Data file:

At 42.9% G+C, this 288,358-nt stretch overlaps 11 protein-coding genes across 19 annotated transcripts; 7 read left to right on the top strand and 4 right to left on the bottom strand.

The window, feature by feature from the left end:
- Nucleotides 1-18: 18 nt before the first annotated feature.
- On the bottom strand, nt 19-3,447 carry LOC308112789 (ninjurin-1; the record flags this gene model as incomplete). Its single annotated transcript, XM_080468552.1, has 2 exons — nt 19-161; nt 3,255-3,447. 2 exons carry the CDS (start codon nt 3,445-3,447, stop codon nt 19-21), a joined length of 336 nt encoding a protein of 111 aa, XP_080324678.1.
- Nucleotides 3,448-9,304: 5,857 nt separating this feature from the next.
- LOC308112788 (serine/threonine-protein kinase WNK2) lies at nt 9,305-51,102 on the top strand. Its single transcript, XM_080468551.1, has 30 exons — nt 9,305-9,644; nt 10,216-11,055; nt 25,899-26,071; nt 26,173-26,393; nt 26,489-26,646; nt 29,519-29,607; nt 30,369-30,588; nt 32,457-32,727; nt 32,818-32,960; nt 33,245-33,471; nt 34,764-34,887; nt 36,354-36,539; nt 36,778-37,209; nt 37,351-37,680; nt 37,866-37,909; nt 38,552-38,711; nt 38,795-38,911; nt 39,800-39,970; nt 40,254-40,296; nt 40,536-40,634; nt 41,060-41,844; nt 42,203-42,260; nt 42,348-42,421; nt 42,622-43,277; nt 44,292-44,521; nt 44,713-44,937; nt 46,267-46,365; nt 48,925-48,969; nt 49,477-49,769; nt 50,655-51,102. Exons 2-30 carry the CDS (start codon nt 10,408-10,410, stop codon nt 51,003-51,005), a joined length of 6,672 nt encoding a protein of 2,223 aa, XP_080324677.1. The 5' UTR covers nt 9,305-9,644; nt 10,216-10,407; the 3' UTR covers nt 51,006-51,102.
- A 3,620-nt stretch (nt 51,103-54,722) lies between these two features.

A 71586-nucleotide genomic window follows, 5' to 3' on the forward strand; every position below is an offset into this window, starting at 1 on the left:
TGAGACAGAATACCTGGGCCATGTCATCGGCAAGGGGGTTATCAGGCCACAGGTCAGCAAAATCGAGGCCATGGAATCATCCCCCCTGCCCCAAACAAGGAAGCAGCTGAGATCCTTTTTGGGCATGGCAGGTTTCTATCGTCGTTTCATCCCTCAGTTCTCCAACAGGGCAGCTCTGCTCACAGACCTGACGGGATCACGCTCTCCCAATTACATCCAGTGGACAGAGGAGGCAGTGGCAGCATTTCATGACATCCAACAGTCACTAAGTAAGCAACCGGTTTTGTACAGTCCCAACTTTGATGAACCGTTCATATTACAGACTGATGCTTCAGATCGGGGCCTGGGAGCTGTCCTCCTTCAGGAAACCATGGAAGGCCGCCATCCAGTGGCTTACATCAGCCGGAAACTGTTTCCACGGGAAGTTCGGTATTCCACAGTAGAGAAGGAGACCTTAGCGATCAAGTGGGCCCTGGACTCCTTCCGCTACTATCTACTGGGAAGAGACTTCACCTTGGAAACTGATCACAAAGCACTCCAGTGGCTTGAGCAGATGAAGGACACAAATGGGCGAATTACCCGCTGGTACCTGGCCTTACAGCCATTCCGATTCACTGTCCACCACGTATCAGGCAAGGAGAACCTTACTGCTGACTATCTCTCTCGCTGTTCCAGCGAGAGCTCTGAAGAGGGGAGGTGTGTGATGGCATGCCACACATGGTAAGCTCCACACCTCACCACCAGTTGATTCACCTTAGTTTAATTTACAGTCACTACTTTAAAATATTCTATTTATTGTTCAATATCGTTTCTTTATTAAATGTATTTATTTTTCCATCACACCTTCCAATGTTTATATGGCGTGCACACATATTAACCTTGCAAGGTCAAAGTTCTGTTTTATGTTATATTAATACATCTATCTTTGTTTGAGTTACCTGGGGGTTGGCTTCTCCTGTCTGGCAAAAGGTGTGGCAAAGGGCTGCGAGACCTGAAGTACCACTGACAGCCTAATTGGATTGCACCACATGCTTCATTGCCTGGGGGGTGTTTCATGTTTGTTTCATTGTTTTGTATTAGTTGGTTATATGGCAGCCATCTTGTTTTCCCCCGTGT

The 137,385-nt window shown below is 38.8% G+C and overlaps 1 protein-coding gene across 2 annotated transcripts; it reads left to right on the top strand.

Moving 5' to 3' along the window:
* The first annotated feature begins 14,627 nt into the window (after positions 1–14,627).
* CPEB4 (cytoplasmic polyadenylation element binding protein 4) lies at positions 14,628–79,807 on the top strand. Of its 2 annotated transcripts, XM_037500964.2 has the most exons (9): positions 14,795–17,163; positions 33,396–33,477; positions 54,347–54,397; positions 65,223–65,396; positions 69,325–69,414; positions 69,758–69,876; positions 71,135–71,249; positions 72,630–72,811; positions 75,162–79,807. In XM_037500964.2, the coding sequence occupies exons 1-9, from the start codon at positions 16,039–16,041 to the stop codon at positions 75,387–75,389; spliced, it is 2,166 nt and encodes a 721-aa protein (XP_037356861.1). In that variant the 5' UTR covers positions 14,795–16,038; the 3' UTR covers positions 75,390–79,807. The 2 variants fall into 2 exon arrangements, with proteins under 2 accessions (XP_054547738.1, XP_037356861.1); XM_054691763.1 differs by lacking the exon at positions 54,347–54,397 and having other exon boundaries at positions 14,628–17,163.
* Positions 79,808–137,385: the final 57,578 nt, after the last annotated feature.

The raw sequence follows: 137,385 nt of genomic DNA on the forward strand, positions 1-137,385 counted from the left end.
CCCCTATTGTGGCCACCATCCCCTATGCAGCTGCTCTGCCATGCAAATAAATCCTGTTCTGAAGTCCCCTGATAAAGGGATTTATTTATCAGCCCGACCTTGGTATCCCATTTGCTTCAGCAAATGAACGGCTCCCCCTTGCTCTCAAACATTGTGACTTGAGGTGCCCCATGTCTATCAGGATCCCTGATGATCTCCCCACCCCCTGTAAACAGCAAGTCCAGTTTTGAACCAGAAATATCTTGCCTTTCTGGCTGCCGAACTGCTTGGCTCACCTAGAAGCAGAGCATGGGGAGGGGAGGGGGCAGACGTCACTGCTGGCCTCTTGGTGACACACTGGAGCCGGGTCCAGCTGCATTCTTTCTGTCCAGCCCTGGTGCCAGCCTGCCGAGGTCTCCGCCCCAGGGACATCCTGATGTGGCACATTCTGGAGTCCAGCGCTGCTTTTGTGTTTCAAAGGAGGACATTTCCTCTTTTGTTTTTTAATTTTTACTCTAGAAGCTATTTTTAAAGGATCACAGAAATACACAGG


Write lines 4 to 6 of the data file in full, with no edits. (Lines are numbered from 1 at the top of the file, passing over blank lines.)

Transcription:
- On the bottom strand, nt 19-3,447 carry LOC308112789 (ninjurin-1; the record flags this gene model as incomplete). Its single annotated transcript, XM_080468552.1, has 2 exons — nt 19-161; nt 3,255-3,447. 2 exons carry the CDS (start codon nt 3,445-3,447, stop codon nt 19-21), a joined length of 336 nt encoding a protein of 111 aa, XP_080324678.1.
- Nucleotides 3,448-9,304: 5,857 nt separating this feature from the next.
- LOC308112788 (serine/threonine-protein kinase WNK2) lies at nt 9,305-51,102 on the top strand. Its single transcript, XM_080468551.1, has 30 exons — nt 9,305-9,644; nt 10,216-11,055; nt 25,899-26,071; nt 26,173-26,393; nt 26,489-26,646; nt 29,519-29,607; nt 30,369-30,588; nt 32,457-32,727; nt 32,818-32,960; nt 33,245-33,471; nt 34,764-34,887; nt 36,354-36,539; nt 36,778-37,209; nt 37,351-37,680; nt 37,866-37,909; nt 38,552-38,711; nt 38,795-38,911; nt 39,800-39,970; nt 40,254-40,296; nt 40,536-40,634; nt 41,060-41,844; nt 42,203-42,260; nt 42,348-42,421; nt 42,622-43,277; nt 44,292-44,521; nt 44,713-44,937; nt 46,267-46,365; nt 48,925-48,969; nt 49,477-49,769; nt 50,655-51,102. Exons 2-30 carry the CDS (start codon nt 10,408-10,410, stop codon nt 51,003-51,005), a joined length of 6,672 nt encoding a protein of 2,223 aa, XP_080324677.1. The 5' UTR covers nt 9,305-9,644; nt 10,216-10,407; the 3' UTR covers nt 51,006-51,102.